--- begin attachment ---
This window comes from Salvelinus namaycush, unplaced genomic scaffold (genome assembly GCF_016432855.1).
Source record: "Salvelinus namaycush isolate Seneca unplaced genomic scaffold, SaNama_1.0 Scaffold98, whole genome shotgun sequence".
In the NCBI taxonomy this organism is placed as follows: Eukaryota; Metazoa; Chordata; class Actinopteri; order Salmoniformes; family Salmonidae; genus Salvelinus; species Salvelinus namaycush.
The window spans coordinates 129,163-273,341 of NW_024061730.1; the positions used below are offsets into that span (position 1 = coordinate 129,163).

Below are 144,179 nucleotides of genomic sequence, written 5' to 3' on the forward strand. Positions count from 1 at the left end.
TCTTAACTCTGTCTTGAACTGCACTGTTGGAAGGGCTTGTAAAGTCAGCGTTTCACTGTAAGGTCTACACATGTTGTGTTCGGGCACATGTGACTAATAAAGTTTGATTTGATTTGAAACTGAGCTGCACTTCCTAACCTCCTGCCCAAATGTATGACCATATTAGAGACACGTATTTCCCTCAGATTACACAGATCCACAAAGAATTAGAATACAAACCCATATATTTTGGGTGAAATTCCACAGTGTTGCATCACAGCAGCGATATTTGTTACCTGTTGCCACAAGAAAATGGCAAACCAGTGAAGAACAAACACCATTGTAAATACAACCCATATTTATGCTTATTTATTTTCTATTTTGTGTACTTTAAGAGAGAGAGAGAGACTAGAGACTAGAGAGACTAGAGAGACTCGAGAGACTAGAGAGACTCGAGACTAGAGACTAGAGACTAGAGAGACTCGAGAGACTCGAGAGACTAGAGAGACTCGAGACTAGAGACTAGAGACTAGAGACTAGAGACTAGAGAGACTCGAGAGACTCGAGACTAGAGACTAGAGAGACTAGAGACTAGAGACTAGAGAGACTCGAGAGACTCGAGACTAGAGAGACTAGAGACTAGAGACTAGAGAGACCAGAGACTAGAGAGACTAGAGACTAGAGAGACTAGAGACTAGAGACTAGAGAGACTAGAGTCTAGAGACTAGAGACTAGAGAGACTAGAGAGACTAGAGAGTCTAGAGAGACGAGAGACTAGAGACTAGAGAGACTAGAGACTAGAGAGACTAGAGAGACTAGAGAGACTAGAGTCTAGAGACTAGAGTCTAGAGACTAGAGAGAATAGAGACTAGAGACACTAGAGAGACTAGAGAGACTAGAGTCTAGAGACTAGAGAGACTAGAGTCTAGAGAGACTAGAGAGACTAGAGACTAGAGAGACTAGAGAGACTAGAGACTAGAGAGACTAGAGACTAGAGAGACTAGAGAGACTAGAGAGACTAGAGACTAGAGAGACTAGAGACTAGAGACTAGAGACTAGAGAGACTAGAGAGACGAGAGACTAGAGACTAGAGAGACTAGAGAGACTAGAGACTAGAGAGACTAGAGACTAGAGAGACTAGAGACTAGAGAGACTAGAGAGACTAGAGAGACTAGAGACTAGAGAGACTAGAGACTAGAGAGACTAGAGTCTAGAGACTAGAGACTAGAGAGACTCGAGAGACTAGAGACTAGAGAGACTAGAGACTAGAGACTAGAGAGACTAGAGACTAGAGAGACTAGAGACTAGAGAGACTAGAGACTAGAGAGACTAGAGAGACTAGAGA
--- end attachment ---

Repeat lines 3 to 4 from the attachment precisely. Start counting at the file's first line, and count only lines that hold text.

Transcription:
In the NCBI taxonomy this organism is placed as follows: Eukaryota; Metazoa; Chordata; class Actinopteri; order Salmoniformes; family Salmonidae; genus Salvelinus; species Salvelinus namaycush.
The window spans coordinates 129,163-273,341 of NW_024061730.1; the positions used below are offsets into that span (position 1 = coordinate 129,163).